Last week, while shopping at the local sports store for some Patriot items, I ran into a couple who were New York Giants fans.
After the initial friendly "smack talk", was exchanged, he told me that he owned a New York-style pizza parlor in Glendale, AZ, the home of Super Bowl XLII. (Oops, I mean "Big Game 42.")
Well, a few days later my wife and I happened to be in the area, we live in Phoenix, and I decided to drop in. We exchanged greetings, a little more smack talk, and we ordered a pizza.
My wife has a very limited menu of foods that she can eat, so we ordered a half and half, hers an "all white" half, and mine loaded with mushroom and anchovies.
And then we got into conversation with Andrew, the Giants fan and owner of the restaurant.
He told us of the big party he was having on Super Bowl Sunday and the restrictions that were placed on him by the NFL. He was told that he can NOT hang a banner in front of his store that had the words "Super Bowl" on it. He could not use the words "Super Bowl" in any promotion of his event.
And it goes beyond that. He is not permitted to use the words "Patriots or Giants" on any banner, signs, or anywhere else on his property regarding his party.
He can use "Big Game," New York, New England, but can not even show a picture of the Lombardi Trophy.
By the way, the pizza was awesome, and even though Andrew has a rare disease called "New York Giantitis," I will return for more pizza.
Continuing with the control that the NFL, hereinafter referred to as the Fifth Reich, I came across the following this morning while perusing through my Sunday newspaper, the Arizona Republic.
There were ads all through the flyer section—you know, the department stores, grocery stores, etc.—and not one of them used the term "Super Bowl."
Fry's Supermarket, for example, at the top of their big ad as the following: "Big Game Essentials."
The "Port Of Subs had a coupon advertising "Big Game Special."
Target's flyer said "Big Game Special," and on and on it went. Advertisement after advertisement, flyer after flyer, not one of them used the words "Super Bowl," "Giants," "Patriots" or anything that even resembled it.
Even at a big sports store in the Westgate City Center, in Glendale, AZ, just a few hundred feet from the stadium, they are prohibited from using the condemned words.
They have a huge stock of Super Bowl merchandise inside the store, and they had a huge replica of the Lombardi Trophy that they were going to put in their store front but the NFL Brownshirts came and said "Nein," and they took it down. Now it sits in their store room in the back of the store.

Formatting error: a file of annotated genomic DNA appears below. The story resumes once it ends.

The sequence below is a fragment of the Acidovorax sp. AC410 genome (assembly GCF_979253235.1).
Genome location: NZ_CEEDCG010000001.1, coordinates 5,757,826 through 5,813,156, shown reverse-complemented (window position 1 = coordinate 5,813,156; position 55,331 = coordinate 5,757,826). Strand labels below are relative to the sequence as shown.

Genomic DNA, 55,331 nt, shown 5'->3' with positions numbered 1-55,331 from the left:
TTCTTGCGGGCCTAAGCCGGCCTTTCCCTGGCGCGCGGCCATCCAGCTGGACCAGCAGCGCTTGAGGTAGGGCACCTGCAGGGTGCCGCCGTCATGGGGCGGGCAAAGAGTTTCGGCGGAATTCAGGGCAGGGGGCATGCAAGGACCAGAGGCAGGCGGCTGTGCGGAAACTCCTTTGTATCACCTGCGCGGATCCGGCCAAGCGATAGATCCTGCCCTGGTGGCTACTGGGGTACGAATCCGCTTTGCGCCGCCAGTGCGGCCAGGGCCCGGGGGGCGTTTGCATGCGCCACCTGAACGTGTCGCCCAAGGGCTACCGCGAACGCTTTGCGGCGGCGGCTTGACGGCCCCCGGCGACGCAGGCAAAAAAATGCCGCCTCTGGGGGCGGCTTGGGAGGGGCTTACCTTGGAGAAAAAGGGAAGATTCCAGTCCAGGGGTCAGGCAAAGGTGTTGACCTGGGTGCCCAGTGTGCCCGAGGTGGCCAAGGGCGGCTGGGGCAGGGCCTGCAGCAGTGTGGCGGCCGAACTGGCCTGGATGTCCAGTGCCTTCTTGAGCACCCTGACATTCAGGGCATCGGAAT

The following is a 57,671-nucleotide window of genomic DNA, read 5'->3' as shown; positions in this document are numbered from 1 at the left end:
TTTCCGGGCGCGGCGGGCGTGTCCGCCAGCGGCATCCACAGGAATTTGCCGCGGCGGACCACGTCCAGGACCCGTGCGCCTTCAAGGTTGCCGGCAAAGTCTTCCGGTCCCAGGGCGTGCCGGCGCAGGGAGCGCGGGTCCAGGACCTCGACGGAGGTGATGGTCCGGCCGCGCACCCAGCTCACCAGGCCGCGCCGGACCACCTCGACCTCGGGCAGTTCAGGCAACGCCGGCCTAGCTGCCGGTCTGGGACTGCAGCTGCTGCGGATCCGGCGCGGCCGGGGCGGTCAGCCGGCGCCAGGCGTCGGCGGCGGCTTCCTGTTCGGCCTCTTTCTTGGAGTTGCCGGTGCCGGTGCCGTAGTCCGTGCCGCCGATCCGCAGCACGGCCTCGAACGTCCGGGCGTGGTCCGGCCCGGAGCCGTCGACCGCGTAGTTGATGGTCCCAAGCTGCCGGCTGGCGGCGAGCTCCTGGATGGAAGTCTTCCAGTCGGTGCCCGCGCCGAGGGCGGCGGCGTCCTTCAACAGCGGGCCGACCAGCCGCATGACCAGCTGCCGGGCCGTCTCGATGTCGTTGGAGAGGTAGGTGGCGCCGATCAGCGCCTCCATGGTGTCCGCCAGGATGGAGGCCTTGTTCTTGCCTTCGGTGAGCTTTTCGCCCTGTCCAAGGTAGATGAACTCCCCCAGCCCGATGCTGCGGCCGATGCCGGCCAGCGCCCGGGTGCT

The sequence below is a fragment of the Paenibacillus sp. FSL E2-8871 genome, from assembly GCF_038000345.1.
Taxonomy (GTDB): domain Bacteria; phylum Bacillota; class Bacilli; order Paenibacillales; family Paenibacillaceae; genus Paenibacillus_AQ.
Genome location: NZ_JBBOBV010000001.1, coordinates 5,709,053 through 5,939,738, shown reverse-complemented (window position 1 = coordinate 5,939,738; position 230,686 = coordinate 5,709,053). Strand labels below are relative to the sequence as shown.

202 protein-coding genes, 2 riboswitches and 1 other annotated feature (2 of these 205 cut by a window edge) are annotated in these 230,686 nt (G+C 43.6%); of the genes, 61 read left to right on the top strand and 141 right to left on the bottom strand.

Licensing of NFL products, as well as those in all of the other major sports has gotten out of control, out of hand.
I understand that there is a huge investment, but now it seems that it has gone way beyond any sense of fair play.
I recently was given gifts of three great jerseys on eBay. You know, the kind that has everything sewn on, are called "authentic," and have all the Reebok labels on them, and so on.
They were bought for prices that are 75 percent lower than if they had been purchased them in a licensed store.
Are they knock-offs? Sure, they probably are, but they look, and feel, as good as the "real" ones you can purchase for about $200 each. It was less than $100 for all three, Maroney, Bruschi and Moss.
Do I, as a fan, care if they are knock offs? Hell, no. All I know is that they look great and wear great and mucho bucks were saved.
The manager of that sports store in Westgte Center told me that they are selling all licensed merchandise, and believe me, they have bundles and bundles of it, at suggested retail price, but if you wait to buy the same stuff in the Stadium, or on stadium grounds, you will pay double the price.
Unfortunately that is what the Super Bowl has become...
Oops, once again I slipped up. Of course, I meant to say "The BIG Game."
A mecca for the dollars, for the rich and famous, for the wealthy, most of whom would not know the names of three players on either team, once you got past the Bradys, Mannings, Mosses and so on.
Ticket prices, the face value, for this year's BIG Game are $700 and $900, surely out of the range of the greater majority of real fans.
And, if you try to buy them out on the resale market, you spend anywhere from $2,500 to $5,000 per ticket. Real fans are no longer a part of the BIG Game.
And those "official" Super Bowl parties—yes, they can say "Super Bowl," well, don't even bother to look at the ads, the admission fees will knock you out of your unlicensed socks.
And those that do pay those big bucks with the hopes of talking with a Jessica Simpson, or other big name celebrities—forget it, they don't even know you are there.
So, what we now have is a different NFL once BIG Game day rolls around.
Be careful if you are walking the streets of Glendale, Arizona, or in proximity of the Stadium. Don't under any circumstance utter the words "Super Bowl" or "Patriots"—because before you know it, you will be under the control of the NFL's Brownshirts, and it wont be a pretty sight.
Where is Jack Bauer when needed?